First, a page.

FEI Outlines Top Financial Reporting Challenges for 2005

Financial Executives International has identified the top 10 financial reporting challenges for 2005. These challenges will impact the way companies manage their businesses, report their financial results, and compensate their employees.

The challenges include:

  1. Stock option expensing. The Financial Accounting Standards Board (FASB) has mandated that all stock compensation be expensed beginning June 30, 2005 for most public companies. Smaller public companies and private firms have until the first annual reporting period after Dec. 15, 2005.

  2. Complying with Sarbanes Oxley Section 404. The requirement for reporting on internal controls is already in place for accelerated SEC filers with years ending after November 15, 2004, but during 2005 all companies have to comply. Increasingly, lenders and state regulators are asking private companies about the status of their internal controls environment. Private companies may also see audit procedures used by their external auditor become more "integrated" with internal controls as the audit firms change their procedures.

  3. Revenue recognition. FASB is deliberating over a new approach that would recognize revenue in terms of changes in assets and liabilities, rather than an earnings process. Although it may take years to effect such a major change, it is vital that stakeholders join the debate now, in response to the FASB's Preliminary Views being developed for issue in the fourth quarter of 2005.

  4. Assessing sustainability of tax benefits. FASB seeks to clarify that the tax benefits recorded in an entity's tax returns must be "probable of being sustained" before they get recorded in the financial statements. A final statement is expected in the third quarter of 2005 following an Exposure Draft to be issued in first quarter of 2005.

  5. Recording taxes on repatriated earnings. Thanks to the American Jobs Creation Act, companies can repatriate earnings from foreign subsidiaries into the United States at an 85% deduction through the end of 2005. Companies who elect this option will be busy calculating their tax liability.

  6. Accounting for Business Combinations. FASB and the International Accounting Standards Board (IASB) are expected to require major changes to Business Combination accounting, moving towards a "fair value" model. Among other changes, contingent assets and liabilities associated with an acquisition would have to be recognized at fair value at the date of the acquisition with any changes reflected in earnings, and all acquisition-related costs paid to third parties would have to be expensed as incurred. An Exposure Draft is expected in the first half of 2005, with a final statement scheduled for the fourth quarter.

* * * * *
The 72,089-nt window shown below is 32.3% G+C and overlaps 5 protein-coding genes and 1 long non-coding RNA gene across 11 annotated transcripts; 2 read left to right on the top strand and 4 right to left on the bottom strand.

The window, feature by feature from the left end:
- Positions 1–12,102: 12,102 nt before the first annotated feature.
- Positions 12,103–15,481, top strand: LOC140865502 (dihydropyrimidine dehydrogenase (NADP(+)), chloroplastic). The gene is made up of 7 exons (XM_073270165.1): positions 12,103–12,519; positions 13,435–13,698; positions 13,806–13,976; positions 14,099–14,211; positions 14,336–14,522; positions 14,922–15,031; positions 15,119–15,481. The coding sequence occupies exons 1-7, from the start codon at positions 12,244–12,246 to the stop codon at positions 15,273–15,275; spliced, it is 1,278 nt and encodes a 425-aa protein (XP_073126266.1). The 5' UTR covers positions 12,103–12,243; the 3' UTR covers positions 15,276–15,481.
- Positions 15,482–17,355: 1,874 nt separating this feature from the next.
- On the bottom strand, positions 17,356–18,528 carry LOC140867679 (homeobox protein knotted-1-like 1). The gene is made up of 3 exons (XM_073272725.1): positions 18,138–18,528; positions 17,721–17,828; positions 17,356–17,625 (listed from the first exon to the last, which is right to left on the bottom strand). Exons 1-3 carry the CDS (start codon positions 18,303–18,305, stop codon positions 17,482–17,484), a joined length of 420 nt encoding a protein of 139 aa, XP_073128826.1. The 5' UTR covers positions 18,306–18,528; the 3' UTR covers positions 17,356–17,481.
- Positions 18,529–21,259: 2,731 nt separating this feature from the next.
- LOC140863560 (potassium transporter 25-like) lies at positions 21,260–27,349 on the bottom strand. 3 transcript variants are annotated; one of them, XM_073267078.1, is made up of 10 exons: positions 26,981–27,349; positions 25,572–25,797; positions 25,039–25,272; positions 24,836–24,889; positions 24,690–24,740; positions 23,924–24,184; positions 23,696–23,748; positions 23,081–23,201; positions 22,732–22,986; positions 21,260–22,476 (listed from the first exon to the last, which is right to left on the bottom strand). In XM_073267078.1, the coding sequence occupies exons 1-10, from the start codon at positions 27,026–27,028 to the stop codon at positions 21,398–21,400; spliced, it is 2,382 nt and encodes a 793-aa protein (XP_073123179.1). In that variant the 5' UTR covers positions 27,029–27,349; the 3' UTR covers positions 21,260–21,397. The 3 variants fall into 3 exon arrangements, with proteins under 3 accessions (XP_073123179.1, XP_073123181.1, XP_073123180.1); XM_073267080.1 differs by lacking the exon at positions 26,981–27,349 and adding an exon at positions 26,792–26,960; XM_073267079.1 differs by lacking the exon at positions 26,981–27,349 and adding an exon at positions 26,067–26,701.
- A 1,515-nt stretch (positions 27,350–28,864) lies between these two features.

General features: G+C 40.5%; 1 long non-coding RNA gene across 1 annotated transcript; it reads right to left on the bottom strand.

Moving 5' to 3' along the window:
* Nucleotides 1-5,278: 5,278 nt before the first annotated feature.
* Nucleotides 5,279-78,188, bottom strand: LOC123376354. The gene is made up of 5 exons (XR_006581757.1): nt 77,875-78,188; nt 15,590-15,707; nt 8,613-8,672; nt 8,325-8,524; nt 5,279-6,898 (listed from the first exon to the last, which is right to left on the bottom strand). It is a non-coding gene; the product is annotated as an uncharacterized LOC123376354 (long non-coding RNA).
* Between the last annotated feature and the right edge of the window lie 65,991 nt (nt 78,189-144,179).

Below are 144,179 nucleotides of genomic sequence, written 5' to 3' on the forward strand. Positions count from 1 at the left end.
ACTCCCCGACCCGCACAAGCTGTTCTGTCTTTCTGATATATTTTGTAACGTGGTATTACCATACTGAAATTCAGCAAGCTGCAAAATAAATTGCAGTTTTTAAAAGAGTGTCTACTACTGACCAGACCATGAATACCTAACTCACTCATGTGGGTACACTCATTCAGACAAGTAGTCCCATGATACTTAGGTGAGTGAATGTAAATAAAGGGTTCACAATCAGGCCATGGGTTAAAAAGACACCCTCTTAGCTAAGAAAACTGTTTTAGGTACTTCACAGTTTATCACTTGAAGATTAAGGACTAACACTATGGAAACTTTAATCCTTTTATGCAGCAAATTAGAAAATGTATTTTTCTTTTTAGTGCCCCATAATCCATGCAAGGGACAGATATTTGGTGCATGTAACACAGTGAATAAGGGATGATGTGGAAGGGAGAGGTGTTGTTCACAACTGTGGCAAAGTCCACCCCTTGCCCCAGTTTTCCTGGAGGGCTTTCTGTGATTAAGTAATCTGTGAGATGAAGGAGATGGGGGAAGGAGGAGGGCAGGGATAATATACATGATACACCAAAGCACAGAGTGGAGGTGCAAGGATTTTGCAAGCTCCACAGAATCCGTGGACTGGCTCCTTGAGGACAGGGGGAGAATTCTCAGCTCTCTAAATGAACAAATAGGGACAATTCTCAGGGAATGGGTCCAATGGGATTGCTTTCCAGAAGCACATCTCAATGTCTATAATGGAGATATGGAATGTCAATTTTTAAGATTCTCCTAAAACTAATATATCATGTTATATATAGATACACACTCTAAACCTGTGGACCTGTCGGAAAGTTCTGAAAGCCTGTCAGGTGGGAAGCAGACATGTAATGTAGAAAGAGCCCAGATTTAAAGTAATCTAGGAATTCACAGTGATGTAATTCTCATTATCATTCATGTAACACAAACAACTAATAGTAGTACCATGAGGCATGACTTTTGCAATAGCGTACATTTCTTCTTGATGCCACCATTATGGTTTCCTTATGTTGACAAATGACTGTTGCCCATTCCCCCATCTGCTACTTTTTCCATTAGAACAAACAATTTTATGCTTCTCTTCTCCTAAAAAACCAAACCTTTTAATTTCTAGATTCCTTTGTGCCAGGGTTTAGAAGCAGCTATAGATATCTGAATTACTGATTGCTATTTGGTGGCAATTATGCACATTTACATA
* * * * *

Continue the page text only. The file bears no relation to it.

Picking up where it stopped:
7. Expensing Inventory Costs. FASB Statement 151 was issued in November 2004 and is effective for fiscal year-ends after June 15, 2005. It defines the term "so abnormal" with respect to amounts of idle freight, handling costs and spoilage required to be expensed currently. The clarification makes FASB's language more consistent with the IASB's inventory standards.

  8. Disclosing off-balance sheet items. CFOs will need to comply with the SEC's suggestions in its report due out in early 2005. It is expected to address items such as pensions and leases among others.

  9. Translating reports to XBRL. The SEC has asked companies to voluntarily use Extensible Business Reporting Language (XBRL), a new code designed to increase efficiency and reduce error in the electronic communication of business and financial data, for their 2004 reporting. Expect to see more companies following the trend in 2005.

  10. MD&A Guidance. The SEC periodically provides filing companies with guidance on making their Management Discussion and Analysis (MD&A) as informative and transparent as possible. This year's SEC reviews also indicate the commission's belief that the Critical Accounting Policy notes need further clarification. Companies will have to ensure that their disclosures of Critical Accounting Policies adequately and clearly explain the business model.

"The continuing and collective effort to improve the clarity, consistency and transparency of financial reporting as well as the continuing effort towards convergence with international standards promises to keep the CFO's job interesting and challenging in 2005," says Colleen Cunningham, President and CEO of FEI.

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